Can someone please help me with a question? How did it get to be 2020?
It just dawned on me a few days ago that 2020 is here. Yes, we all knew it was coming but some of us tried not to look ahead too far. Now that it is actually here, I still have some problems with the whole concept.
I have had some random thoughts about a new year and decade. Although I know there will be some sticklers out there who will pedantically reply that 2020 will actually finish the decade and that we won’t really start a new one until 2021. So I guess there is still some time left for those of us who were supposed to have accomplished things in what you thought was the decade we just finished.
For openers, I suppose we should be ready for a year of bad puns about eyesight. If I make a prediction will it be a 2020 vision? No few of them will probably come from me. I probably need some new glasses so that I can be sure of a 20-20 2020.
And how did we get here already? How did 1990 get to be thirty years ago? Don’t laugh, this is serious. That makes 1970 fifty years ago? 1970 wasn’t important enough to have been fifty years ago. That was something special reserved for years like 1930 or 1940 when men were men and there were big things to do.
And this makes 1920 a hundred years ago? Yikes. 1880 is a hundred years ago in my book. For crying out loud, a century ago is supposed to be about cowboys and the lawless west where grizzled gunfighters walk through swinging doors and demand whiskey, not about flappers and prohibition. Although they also demanded whiskey, so maybe we can make this work. But the idea that there were refrigerators and electric toasters in the kitchen of a century ago? What is the world coming to?
And what about the veterans? Look folks, here is how it is supposed to work: The really old men are WWI vets while the WWII vets are in their 60s. The guys who served in Korea still have kids at home and those Vietnam vets, well, aren’t they all still smoking joints and saying “man” at the end of every sentence? But now this has all been upended. Can the Vietnam vet of the present day really be as old as the WWI vet of my youth? Holy Moley!
Yes, we are only a few days into it, but wasn’t 2020 supposed to be so much more, well, futuristic than this? We were supposed to eat meals in the form of little pills and live in pods on other planets. Even the flying cars that were supposed to have been here twenty years ago should have been replaced by teleportation by now. But no. Here it is 2020 and I am still dumping my weekly trash into a big can and taking it to the curb. At least it has wheels. The can, not the trash. Trash with its own wheels would be a modern convenience I could get behind. But then, just how many millennia ago was the wheel invented? C’mon people, tick tock!
If a guy in the Midwest wants to go to, say, Philadelphia for some scrapple, is it really still necessary to either drive on the Pennsy Turnpike ( the original superhighway from 1940, which is now 80 years old, thank you very much) or get himself onto an aer-o-plane which flies just like the jets of, what, 60 years ago? Those little bottles of scotch they serve you have not changed much either, so far as I can tell.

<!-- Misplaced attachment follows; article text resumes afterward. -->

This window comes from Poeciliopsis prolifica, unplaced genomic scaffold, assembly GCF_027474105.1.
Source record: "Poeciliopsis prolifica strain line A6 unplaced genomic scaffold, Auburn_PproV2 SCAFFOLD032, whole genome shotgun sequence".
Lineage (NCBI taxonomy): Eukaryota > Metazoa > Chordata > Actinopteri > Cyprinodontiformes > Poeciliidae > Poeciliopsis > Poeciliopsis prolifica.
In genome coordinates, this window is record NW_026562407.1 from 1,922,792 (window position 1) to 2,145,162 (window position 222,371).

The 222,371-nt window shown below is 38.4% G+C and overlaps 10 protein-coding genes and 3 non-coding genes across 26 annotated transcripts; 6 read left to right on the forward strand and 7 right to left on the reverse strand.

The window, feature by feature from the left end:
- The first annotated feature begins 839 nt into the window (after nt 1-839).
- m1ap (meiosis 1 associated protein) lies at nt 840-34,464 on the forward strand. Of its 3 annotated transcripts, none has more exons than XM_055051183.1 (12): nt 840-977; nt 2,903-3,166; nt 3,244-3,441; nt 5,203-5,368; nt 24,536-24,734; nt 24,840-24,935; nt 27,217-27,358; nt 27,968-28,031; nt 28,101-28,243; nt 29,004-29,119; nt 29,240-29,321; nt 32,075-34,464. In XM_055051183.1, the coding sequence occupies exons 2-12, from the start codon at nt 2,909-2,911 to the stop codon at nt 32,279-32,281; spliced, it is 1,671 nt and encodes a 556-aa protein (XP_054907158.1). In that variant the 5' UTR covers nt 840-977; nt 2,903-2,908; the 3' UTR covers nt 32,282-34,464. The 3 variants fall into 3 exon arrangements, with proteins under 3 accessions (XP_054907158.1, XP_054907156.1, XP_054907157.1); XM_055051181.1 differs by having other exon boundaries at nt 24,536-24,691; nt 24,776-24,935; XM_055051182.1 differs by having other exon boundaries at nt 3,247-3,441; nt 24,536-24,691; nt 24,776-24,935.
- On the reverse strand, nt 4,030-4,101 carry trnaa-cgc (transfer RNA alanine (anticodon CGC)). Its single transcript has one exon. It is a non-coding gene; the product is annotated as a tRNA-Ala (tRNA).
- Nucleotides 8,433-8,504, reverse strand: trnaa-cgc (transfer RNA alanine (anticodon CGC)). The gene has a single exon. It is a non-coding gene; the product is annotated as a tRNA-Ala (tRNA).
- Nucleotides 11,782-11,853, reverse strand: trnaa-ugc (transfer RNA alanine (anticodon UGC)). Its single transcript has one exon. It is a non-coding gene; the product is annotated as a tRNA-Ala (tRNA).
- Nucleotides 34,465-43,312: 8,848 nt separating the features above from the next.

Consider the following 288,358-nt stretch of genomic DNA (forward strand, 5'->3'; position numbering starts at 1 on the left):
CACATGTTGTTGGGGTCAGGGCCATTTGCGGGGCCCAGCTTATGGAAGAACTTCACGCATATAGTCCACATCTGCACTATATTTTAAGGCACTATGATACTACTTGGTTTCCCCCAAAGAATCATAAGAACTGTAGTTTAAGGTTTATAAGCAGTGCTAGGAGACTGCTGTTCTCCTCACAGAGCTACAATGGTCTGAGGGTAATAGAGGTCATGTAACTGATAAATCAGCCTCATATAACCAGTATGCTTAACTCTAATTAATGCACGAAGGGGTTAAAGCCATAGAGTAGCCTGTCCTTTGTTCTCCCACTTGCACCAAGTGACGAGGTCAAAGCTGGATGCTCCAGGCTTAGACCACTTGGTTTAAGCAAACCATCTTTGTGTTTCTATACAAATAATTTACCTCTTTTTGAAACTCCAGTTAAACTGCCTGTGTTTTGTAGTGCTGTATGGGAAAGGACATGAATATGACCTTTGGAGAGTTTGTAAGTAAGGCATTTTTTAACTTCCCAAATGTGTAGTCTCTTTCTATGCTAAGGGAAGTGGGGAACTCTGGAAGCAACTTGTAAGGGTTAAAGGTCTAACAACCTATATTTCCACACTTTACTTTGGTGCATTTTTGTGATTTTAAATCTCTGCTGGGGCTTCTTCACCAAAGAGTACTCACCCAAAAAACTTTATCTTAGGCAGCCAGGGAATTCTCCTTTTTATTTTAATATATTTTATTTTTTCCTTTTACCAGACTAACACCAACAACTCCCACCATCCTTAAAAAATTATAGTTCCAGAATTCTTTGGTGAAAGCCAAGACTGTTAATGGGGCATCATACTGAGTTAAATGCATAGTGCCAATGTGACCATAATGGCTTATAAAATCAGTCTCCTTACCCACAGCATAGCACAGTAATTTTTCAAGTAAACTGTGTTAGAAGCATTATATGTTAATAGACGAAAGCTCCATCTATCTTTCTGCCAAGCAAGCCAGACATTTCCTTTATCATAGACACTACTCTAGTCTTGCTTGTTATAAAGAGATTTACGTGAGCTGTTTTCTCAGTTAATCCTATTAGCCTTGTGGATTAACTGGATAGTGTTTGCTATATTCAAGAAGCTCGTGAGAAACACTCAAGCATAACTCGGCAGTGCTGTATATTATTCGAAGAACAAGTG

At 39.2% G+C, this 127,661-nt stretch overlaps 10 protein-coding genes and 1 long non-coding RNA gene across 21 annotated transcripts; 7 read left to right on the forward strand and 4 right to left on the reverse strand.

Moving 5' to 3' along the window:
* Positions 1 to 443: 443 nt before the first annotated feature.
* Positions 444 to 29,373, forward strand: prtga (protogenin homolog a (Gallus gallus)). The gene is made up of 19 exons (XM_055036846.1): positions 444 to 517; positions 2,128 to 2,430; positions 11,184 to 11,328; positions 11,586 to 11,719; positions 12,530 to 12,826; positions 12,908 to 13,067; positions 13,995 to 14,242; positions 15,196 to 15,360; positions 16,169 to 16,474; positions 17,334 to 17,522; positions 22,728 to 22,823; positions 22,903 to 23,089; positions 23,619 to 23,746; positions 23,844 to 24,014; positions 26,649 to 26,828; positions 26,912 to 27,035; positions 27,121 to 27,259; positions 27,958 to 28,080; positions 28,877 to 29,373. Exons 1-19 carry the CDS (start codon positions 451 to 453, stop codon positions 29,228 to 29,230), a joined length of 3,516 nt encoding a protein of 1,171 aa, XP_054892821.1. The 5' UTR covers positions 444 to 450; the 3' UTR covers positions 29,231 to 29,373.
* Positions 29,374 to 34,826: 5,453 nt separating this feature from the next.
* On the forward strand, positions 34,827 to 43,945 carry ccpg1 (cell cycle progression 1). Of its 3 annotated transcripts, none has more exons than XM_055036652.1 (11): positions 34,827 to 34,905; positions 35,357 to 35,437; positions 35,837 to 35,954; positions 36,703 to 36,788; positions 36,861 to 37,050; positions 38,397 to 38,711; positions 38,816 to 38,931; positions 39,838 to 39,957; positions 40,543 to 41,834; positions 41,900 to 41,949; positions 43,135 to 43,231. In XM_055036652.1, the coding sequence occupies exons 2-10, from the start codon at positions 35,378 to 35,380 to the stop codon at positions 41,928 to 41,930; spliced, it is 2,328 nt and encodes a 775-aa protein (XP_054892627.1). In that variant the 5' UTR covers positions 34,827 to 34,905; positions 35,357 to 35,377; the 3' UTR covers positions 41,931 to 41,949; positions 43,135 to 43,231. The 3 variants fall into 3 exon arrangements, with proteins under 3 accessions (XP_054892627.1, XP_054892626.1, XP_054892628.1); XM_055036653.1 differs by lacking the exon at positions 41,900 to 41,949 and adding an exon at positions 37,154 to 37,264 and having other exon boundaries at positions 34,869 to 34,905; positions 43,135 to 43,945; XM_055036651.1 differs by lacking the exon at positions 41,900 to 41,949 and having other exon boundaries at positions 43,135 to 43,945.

Perhaps I am still reeling from crossing that somber threshold of sixty this year. I can’t be sixty because I just bought and ate a box of Sugar Pops. Wait, they are not Sugar Pops anymore, but Corn Pops. Did the regulators knock on the door of the Kellogg company and demand that truth-in-advertising laws require them to disclose that the cereal is really more corn than sugar (if only by a little)? Who says government is wasteful?
Shouldn’t a real legit sixty year old be able to tell stories of shoveling coal into the furnace or about listening to The Shadow and The Lone Ranger on the radio because there was no such thing as television which has spoiled the hell out of you damned kids?All I’ve got is tales of sitting in an air conditioned house watching game shows in the summer until my mother would force us to go outside and find something to do. Yes, we really roughed it in the old days.
And there is really no need to remind me that I am now in my seventh decade. That would just be mean.
But here we are. Most of “the old folks” have passed on, leaving a precious few stragglers. In my own family there are a couple of them who hang on, blissfully unaware of the tremendous service they provide – still filling that crucial role of still being one of “the old folks” so that my siblings, cousins and I can continue to shirk responsibility as part of the group known as “you kids.” Pay no attention to those dark-haired adults milling around drinking craft beer – they are “the little kids”.
I suppose it is time to finally acknowledge that time has a funny way of moving along, like a particular drop of water in a river, with more following along all the time. All too soon I will be one of “the old folks” and my children will be rolling their eyes at the clueless things I say. More than they do now, I mean.
So it is time to buckle up and take it like a man. Unless you would prefer to face it like a lady because that is a perfectly good option as well. There is some good news in all of this – we won’t have to face this issue again for another ten years. We should have more time available then, with the meal pills and teleportation, and all.
Cropped cover of the (possibly foreign language) book “The Jetsons” by Giornalino, as offered for sale by Libraria Peterpan on Biblio.com and based on the Hanna-Barbara animated television show which was originally broadcast in 1962-63 on the ABC Television Network.